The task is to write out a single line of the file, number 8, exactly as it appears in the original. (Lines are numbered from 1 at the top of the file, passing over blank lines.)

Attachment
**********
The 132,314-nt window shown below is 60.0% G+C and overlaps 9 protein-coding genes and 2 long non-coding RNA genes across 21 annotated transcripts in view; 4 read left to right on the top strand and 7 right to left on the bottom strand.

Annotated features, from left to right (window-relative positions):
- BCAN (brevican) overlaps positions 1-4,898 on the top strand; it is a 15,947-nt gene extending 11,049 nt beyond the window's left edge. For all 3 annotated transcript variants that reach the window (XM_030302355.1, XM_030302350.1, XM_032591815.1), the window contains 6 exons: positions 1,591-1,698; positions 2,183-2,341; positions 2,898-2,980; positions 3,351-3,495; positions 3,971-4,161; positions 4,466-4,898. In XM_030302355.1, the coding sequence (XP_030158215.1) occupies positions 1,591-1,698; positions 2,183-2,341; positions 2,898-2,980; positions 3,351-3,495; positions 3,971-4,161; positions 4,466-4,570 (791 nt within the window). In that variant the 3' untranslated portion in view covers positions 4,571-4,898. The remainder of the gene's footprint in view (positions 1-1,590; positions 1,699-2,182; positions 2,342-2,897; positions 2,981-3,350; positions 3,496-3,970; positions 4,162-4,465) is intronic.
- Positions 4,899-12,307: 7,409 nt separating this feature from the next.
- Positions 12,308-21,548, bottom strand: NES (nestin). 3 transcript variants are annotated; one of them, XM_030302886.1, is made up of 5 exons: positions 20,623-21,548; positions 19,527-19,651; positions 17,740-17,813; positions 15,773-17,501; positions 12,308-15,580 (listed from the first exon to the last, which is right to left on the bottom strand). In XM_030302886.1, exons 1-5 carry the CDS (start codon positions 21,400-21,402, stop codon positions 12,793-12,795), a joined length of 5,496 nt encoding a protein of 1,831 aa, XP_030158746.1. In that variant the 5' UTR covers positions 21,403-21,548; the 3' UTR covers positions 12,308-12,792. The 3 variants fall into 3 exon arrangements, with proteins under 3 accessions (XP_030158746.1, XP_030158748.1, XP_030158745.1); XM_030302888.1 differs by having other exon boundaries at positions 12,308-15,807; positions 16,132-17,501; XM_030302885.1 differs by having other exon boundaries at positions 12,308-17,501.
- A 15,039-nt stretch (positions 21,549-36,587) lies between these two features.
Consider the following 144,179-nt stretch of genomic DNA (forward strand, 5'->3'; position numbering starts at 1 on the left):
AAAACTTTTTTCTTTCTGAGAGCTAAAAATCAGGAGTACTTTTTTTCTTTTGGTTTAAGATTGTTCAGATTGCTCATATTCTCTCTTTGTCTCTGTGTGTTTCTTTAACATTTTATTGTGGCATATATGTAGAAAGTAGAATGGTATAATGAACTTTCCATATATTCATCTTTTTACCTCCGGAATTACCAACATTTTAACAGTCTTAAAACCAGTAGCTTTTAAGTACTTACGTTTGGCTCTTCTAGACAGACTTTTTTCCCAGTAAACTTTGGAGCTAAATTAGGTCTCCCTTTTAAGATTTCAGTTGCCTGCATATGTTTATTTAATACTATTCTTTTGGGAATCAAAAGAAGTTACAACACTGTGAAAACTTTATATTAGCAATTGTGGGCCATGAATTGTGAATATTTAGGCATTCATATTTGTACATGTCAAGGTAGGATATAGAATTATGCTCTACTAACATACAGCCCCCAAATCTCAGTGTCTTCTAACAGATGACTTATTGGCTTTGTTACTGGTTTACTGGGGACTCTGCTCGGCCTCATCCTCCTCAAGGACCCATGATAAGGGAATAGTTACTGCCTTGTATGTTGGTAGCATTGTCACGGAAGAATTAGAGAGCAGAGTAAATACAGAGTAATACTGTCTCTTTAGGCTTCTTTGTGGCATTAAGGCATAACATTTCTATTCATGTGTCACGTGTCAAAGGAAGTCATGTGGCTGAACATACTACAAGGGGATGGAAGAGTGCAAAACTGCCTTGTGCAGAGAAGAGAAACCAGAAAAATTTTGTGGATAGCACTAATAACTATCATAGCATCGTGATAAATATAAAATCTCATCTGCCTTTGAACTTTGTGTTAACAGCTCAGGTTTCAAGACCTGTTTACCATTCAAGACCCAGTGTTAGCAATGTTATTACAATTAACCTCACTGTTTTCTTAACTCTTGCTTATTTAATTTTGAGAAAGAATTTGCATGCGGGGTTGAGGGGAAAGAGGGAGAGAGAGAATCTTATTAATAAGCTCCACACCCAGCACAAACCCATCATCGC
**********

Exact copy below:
AAAACTTTTTTCTTTCTGAGAGCTAAAAATCAGGAGTACTTTTTTTCTTTTGGTTTAAGATTGTTCAGATTGCTCATATTCTCTCTTTGTCTCTGTGTGTTTCTTTAACATTTTATTGTGGCATATATGTAGAAAGTAGAATGGTATAATGAACTTTCCATATATTCATCTTTTTACCTCCGGAATTACCAACATTTTAACAGTCTTAAAACCAGTAGCTTTTAAGTACTTACGTTTGGCTCTTCTAGACAGACTTTTTTCCCAGTAAACTTTGGAGCTAAATTAGGTCTCCCTTTTAAGATTTCAGTTGCCTGCATATGTTTATTTAATACTATTCTTTTGGGAATCAAAAGAAGTTACAACACTGTGAAAACTTTATATTAGCAATTGTGGGCCATGAATTGTGAATATTTAGGCATTCATATTTGTACATGTCAAGGTAGGATATAGAATTATGCTCTACTAACATACAGCCCCCAAATCTCAGTGTCTTCTAACAGATGACTTATTGGCTTTGTTACTGGTTTACTGGGGACTCTGCTCGGCCTCATCCTCCTCAAGGACCCATGATAAGGGAATAGTTACTGCCTTGTATGTTGGTAGCATTGTCACGGAAGAATTAGAGAGCAGAGTAAATACAGAGTAATACTGTCTCTTTAGGCTTCTTTGTGGCATTAAGGCATAACATTTCTATTCATGTGTCACGTGTCAAAGGAAGTCATGTGGCTGAACATACTACAAGGGGATGGAAGAGTGCAAAACTGCCTTGTGCAGAGAAGAGAAACCAGAAAAATTTTGTGGATAGCACTAATAACTATCATAGCATCGTGATAAATATAAAATCTCATCTGCCTTTGAACTTTGTGTTAACAGCTCAGGTTTCAAGACCTGTTTACCATTCAAGACCCAGTGTTAGCAATGTTATTACAATTAACCTCACTGTTTTCTTAACTCTTGCTTATTTAATTTTGAGAAAGAATTTGCATGCGGGGTTGAGGGGAAAGAGGGAGAGAGAGAATCTTATTAATAAGCTCCACACCCAGCACAAACCCATCATCGC